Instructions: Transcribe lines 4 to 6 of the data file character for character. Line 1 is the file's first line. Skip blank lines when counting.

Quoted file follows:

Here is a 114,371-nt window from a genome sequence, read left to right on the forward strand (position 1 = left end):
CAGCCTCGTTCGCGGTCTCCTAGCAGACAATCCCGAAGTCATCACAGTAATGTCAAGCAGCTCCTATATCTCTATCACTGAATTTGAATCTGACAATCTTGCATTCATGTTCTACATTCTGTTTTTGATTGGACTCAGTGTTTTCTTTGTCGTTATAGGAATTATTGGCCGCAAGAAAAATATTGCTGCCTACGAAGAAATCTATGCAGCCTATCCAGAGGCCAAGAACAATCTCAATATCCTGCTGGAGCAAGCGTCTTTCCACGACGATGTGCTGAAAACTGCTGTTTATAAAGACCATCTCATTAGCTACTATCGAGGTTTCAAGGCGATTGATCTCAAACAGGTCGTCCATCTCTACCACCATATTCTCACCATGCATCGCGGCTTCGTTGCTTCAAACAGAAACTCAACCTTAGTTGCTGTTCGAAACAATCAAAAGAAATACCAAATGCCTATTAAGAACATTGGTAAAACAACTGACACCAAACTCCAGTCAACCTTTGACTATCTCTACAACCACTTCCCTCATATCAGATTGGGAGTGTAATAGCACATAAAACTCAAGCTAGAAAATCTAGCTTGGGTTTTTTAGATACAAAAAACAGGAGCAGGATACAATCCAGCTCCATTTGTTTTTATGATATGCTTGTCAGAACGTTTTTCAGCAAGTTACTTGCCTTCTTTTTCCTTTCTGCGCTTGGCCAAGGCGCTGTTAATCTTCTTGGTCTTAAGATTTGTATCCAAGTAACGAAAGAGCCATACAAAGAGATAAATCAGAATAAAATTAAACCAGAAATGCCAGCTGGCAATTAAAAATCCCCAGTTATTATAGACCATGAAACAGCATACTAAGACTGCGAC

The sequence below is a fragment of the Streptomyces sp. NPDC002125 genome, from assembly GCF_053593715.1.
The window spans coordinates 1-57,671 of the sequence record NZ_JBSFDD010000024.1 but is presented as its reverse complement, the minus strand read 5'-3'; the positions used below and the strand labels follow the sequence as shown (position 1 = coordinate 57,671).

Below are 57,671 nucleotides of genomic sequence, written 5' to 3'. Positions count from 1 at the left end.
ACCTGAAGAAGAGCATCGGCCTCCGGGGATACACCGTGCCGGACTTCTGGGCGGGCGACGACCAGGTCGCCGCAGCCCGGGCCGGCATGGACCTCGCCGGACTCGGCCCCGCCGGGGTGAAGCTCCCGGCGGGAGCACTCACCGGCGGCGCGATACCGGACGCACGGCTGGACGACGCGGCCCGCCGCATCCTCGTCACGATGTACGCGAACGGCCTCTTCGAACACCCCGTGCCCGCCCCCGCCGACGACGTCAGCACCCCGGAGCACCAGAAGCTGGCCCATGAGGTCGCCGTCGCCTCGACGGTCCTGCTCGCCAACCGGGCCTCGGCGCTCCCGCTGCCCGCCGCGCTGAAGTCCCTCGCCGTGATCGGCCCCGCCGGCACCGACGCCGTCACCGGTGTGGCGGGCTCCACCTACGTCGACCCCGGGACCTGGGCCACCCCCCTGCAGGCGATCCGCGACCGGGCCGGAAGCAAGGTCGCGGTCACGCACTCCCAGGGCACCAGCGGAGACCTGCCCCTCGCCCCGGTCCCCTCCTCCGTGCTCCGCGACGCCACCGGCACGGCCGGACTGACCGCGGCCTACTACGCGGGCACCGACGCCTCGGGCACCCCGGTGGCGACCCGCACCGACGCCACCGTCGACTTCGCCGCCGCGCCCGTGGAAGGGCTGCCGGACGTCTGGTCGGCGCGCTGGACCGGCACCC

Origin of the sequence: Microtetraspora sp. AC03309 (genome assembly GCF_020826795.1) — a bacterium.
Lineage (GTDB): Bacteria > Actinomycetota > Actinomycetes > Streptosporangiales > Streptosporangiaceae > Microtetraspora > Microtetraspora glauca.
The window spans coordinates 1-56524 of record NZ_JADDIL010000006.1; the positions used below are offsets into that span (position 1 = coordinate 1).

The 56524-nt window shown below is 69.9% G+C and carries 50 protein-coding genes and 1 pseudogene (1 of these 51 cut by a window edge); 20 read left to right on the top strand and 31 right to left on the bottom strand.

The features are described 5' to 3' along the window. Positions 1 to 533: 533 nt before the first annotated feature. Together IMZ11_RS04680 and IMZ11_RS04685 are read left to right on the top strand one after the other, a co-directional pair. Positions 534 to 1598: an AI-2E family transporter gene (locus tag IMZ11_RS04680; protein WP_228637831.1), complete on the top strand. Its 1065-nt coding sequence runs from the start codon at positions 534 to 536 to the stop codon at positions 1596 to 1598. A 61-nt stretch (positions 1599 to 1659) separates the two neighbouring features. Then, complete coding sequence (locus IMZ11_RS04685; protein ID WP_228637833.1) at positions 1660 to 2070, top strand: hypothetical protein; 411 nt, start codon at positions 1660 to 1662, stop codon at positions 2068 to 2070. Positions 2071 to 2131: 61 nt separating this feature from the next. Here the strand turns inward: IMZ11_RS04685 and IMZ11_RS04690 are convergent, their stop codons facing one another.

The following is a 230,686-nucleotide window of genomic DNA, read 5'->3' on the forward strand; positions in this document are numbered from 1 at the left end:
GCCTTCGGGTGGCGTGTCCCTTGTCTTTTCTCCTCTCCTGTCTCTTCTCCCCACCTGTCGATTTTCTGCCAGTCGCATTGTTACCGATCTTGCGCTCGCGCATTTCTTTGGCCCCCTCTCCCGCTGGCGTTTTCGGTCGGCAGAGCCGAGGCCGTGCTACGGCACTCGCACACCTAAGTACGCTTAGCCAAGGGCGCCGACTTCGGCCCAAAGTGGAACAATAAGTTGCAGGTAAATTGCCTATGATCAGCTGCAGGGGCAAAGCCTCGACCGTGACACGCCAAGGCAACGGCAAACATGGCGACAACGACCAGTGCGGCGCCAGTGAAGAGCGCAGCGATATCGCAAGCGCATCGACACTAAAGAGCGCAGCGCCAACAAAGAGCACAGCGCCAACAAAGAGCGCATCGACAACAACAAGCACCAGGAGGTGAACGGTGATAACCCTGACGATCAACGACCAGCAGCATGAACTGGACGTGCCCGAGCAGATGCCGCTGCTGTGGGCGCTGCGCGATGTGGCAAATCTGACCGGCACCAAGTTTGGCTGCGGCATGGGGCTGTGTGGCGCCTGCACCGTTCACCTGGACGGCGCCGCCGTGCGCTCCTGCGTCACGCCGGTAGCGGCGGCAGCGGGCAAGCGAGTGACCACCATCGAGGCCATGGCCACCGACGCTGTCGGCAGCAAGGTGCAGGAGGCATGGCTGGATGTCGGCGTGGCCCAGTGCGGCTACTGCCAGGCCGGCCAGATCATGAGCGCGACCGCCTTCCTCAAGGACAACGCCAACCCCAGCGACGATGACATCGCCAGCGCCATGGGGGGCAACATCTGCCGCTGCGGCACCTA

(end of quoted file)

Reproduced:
The window spans coordinates 1-57,671 of the sequence record NZ_JBSFDD010000024.1 but is presented as its reverse complement, the minus strand read 5'-3'; the positions used below and the strand labels follow the sequence as shown (position 1 = coordinate 57,671).

Below are 57,671 nucleotides of genomic sequence, written 5' to 3'. Positions count from 1 at the left end.
ACCTGAAGAAGAGCATCGGCCTCCGGGGATACACCGTGCCGGACTTCTGGGCGGGCGACGACCAGGTCGCCGCAGCCCGGGCCGGCATGGACCTCGCCGGACTCGGCCCCGCCGGGGTGAAGCTCCCGGCGGGAGCACTCACCGGCGGCGCGATACCGGACGCACGGCTGGACGACGCGGCCCGCCGCATCCTCGTCACGATGTACGCGAACGGCCTCTTCGAACACCCCGTGCCCGCCCCCGCCGACGACGTCAGCACCCCGGAGCACCAGAAGCTGGCCCATGAGGTCGCCGTCGCCTCGACGGTCCTGCTCGCCAACCGGGCCTCGGCGCTCCCGCTGCCCGCCGCGCTGAAGTCCCTCGCCGTGATCGGCCCCGCCGGCACCGACGCCGTCACCGGTGTGGCGGGCTCCACCTACGTCGACCCCGGGACCTGGGCCACCCCCCTGCAGGCGATCCGCGACCGGGCCGGAAGCAAGGTCGCGGTCACGCACTCCCAGGGCACCAGCGGAGACCTGCCCCTCGCCCCGGTCCCCTCCTCCGTGCTCCGCGACGCCACCGGCACGGCCGGACTGACCGCGGCCTACTACGCGGGCACCGACGCCTCGGGCACCCCGGTGGCGACCCGCACCGACGCCACCGTCGACTTCGCCGCCGCGCCCGTGGAAGGGCTGCCGGACGTCTGGTCGGCGCGCTGGACCGGCACCC